If you've done your research let's see it. Don't say you've done ANY research unless you are going to post the information that you found. We get dozen's of people posting every day who CLAIM to have spent hours, days , weeks looking and the net with no success and their question is almost always something anyone can find in 2 seconds on the net. Talk is cheap. Show your work or don't make any claims to have done any research. If you had done ANY research you would know that if you want to measure dc in the range of 50 V you can use a voltage divider and an op amp voltage follower. As Ray pointed out. We are not here to gather information for you. You have to do your own research. If you want any help you need to learn some manners. You have a lot of nerve to come here asking us to do your research and then lecture Mr. Burnette on the definition of guidance. SHAME ! FACE PALM ! If you want any help on this forum don't do that again.

Thanks retrolefty, I simulted the system in simulink and PSpice to see what values I would be seeing at the output of the voltage divider circuit. This was to make sure I wouldn’t fry the arduino. I was just hoping there would be an IC that could do that instead.

raschemmel,
I was inquiring on voltage sensing ICs. the current method I am using is stepping down the voltage by a factor of 10 via a voltage divider. This is because 50/10 = 5 which is the sensing range for the arduino. This is a basic concept hence why I was inquiring about ICs. I’m glad you were able to stroke your ego as a white night of the forum raschemmel. posters such as yourself are the reasons I choose not to answer anything on this forum. Why would I bother giving advice when I now know that the correct response to all inquiries is to chastise them based on the assumption that they haven’t done any work.

impactblu:
, I choose not to answer anything on this forum.

sorry to not want to do any research…

there is a word I am looking for…

@impactblu, No need to get all huffy. If you're innocent then I was not talking about you. I simply said if you did some research, then post it. A normal response would be " I did my research and here it is.." without getting all bent out of shape. Most member post asking a question and say " I am looking for ways to sense voltage. I found these links .. can you suggest anything better ?" and post the links. The thing you have to remember about posting on a forum that has so many experts is that they can see through BS, which we get a lot here. I objected to your "I would like to see etc etc " manner of requesting information like we are here just to find it for you. We are here to answer questions. You didn't ask any. You simply demanded information. If you asked "What is the best way to..." we would have gladly answered your question. I am not a white knight. Far from it.In fact, if you took a vote it would probably be 8-2 in favor of Black Knight. I have incurred the wrath of more than one poster because of my direct approach. If you were polite, I would have been polite back. Posting on a forum of experts and asking them to present ALL THE WAYS TO DO SOMETHING is asking a bit much , don't you think ? You might start with a single question and then work from there, but to demand an entire research package is presumptuous at the least. If you want to redeem yourself you can post the " "research" that you did.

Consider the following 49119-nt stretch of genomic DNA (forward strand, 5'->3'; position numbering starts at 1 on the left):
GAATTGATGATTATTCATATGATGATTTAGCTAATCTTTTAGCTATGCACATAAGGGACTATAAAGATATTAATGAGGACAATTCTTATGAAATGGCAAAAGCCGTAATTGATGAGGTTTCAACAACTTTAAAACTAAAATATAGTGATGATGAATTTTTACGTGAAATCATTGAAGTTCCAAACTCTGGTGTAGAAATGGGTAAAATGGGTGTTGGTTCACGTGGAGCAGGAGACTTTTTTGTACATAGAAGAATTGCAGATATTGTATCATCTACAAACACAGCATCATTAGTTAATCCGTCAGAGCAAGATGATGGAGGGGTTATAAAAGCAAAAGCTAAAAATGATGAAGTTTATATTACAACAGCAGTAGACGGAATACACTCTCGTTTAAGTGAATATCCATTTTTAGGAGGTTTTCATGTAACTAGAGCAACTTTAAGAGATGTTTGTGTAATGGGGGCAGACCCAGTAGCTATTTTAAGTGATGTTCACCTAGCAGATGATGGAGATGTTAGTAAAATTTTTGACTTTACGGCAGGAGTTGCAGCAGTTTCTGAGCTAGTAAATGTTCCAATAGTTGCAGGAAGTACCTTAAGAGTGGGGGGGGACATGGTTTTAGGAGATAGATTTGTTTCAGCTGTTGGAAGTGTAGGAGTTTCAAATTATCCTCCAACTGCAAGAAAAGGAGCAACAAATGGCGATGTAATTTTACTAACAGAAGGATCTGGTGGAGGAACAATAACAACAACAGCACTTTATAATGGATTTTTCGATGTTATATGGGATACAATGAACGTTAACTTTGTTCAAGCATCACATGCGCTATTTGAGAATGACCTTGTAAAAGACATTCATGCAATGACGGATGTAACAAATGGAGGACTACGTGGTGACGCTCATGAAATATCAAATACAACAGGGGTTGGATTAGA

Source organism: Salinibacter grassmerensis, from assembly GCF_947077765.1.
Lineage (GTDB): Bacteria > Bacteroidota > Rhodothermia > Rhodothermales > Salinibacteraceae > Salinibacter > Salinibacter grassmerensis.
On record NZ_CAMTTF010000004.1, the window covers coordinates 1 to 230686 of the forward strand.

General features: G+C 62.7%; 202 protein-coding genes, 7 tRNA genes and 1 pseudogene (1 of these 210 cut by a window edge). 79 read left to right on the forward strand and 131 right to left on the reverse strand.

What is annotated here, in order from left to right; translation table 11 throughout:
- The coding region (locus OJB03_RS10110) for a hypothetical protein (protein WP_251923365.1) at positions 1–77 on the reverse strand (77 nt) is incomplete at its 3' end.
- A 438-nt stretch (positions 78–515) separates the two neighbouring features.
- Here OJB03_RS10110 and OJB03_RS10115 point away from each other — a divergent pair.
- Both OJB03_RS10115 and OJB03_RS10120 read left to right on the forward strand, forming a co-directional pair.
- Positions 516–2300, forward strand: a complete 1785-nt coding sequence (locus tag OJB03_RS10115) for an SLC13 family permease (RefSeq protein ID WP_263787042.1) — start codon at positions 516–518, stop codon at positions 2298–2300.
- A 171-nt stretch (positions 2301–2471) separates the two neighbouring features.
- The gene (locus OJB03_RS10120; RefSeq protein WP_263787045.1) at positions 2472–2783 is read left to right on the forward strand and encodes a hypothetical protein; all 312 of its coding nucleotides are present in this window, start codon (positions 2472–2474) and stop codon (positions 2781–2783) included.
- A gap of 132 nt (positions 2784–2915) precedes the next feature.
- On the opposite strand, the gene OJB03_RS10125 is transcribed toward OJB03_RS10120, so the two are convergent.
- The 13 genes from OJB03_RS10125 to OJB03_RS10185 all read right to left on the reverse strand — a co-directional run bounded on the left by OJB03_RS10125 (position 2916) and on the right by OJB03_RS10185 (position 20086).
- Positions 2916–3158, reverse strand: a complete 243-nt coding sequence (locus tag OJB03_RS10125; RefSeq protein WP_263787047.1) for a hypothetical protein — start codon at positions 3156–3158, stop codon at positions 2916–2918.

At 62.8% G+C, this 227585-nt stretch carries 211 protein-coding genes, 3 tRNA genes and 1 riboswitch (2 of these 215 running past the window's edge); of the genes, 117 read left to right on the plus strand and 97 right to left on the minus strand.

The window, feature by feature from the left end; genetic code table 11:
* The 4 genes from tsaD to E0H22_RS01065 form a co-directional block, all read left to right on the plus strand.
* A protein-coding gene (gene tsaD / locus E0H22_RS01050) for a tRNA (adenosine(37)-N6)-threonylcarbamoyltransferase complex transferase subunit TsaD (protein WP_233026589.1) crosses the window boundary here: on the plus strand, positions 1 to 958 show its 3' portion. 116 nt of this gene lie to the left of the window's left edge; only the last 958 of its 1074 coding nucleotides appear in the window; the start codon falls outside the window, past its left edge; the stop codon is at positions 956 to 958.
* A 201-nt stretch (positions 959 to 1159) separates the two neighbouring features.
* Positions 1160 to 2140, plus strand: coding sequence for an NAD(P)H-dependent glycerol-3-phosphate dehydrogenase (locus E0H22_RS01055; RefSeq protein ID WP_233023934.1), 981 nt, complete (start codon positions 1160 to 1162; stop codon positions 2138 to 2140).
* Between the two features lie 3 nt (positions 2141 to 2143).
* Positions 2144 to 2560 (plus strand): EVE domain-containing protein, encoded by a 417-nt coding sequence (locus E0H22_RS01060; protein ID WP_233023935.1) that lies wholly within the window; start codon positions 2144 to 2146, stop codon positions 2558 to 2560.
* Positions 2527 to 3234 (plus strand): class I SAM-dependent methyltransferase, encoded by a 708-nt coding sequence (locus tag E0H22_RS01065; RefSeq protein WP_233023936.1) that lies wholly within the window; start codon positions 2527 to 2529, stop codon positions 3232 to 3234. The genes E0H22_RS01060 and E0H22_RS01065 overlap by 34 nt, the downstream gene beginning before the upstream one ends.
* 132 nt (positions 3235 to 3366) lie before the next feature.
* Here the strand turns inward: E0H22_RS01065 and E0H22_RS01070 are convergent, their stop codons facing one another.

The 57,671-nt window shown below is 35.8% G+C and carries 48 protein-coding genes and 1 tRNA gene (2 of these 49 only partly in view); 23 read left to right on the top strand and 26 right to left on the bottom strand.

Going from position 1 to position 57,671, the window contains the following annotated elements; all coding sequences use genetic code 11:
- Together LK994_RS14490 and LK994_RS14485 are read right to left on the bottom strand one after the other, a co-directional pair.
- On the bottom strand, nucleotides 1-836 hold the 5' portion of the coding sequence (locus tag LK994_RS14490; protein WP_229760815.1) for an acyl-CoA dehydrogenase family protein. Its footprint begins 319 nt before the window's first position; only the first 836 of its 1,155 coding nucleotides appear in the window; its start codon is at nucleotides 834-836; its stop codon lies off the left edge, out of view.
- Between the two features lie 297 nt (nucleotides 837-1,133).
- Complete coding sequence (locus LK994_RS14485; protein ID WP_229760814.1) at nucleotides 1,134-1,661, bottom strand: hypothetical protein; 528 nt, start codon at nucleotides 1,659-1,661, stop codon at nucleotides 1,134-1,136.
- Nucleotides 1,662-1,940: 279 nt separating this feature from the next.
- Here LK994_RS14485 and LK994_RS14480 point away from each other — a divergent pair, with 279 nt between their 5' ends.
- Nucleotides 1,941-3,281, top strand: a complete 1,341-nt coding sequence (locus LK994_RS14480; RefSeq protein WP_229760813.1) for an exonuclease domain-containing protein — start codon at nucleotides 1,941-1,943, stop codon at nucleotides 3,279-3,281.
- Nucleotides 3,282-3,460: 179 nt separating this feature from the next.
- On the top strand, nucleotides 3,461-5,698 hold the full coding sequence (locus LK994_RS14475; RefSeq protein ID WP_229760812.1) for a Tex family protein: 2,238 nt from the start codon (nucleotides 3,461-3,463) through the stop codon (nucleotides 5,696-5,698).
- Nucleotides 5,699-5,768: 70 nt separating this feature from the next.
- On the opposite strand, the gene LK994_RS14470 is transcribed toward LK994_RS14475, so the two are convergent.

About one in ten times you will run up on sarcasm such as your "Allow me to ..." statement. Such statements keep many knowledgeable members from engaging in the help process because they are intimidated by such responses.

I am not easily intimidated. My suggestion to you is in the future, show a little respect to the experts you are consulting and try a little humility, (instead of the "Allow me to ..." approach).

maybe I did not understand the question fully.

to re-phrase:

"I have already tried multiple ways to measure voltage, IC's, voltage dividers, etc. I have run some SPICE models and am not satisfied with what I have come up with.

you are commanded to list all possible ways to measure voltage so that I may discard any ways that I have already tried and see if you have come up with anything I did not."

does that about sum it up ?

Well put.